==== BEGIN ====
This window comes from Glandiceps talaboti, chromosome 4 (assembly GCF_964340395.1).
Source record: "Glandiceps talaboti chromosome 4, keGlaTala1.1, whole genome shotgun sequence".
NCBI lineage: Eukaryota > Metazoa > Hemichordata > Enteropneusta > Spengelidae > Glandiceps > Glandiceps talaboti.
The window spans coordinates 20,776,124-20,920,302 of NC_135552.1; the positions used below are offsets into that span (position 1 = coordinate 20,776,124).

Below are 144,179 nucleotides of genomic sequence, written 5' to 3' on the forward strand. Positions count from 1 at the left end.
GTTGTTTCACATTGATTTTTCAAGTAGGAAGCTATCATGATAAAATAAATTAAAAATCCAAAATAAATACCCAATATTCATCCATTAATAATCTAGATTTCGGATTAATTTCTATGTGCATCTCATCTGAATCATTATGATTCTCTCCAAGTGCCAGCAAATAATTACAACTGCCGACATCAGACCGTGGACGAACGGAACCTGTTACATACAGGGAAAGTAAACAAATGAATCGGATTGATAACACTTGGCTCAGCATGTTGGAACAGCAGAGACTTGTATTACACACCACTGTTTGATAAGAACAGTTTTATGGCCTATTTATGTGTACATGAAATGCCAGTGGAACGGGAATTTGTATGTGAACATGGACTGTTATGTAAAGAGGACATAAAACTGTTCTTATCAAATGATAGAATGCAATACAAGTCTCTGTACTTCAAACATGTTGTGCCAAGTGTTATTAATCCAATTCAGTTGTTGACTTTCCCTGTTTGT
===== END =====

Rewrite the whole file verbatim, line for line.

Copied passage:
This window comes from Glandiceps talaboti, chromosome 4 (assembly GCF_964340395.1).
Source record: "Glandiceps talaboti chromosome 4, keGlaTala1.1, whole genome shotgun sequence".
NCBI lineage: Eukaryota > Metazoa > Hemichordata > Enteropneusta > Spengelidae > Glandiceps > Glandiceps talaboti.
The window spans coordinates 20,776,124-20,920,302 of NC_135552.1; the positions used below are offsets into that span (position 1 = coordinate 20,776,124).

Below are 144,179 nucleotides of genomic sequence, written 5' to 3' on the forward strand. Positions count from 1 at the left end.
GTTGTTTCACATTGATTTTTCAAGTAGGAAGCTATCATGATAAAATAAATTAAAAATCCAAAATAAATACCCAATATTCATCCATTAATAATCTAGATTTCGGATTAATTTCTATGTGCATCTCATCTGAATCATTATGATTCTCTCCAAGTGCCAGCAAATAATTACAACTGCCGACATCAGACCGTGGACGAACGGAACCTGTTACATACAGGGAAAGTAAACAAATGAATCGGATTGATAACACTTGGCTCAGCATGTTGGAACAGCAGAGACTTGTATTACACACCACTGTTTGATAAGAACAGTTTTATGGCCTATTTATGTGTACATGAAATGCCAGTGGAACGGGAATTTGTATGTGAACATGGACTGTTATGTAAAGAGGACATAAAACTGTTCTTATCAAATGATAGAATGCAATACAAGTCTCTGTACTTCAAACATGTTGTGCCAAGTGTTATTAATCCAATTCAGTTGTTGACTTTCCCTGTTTGT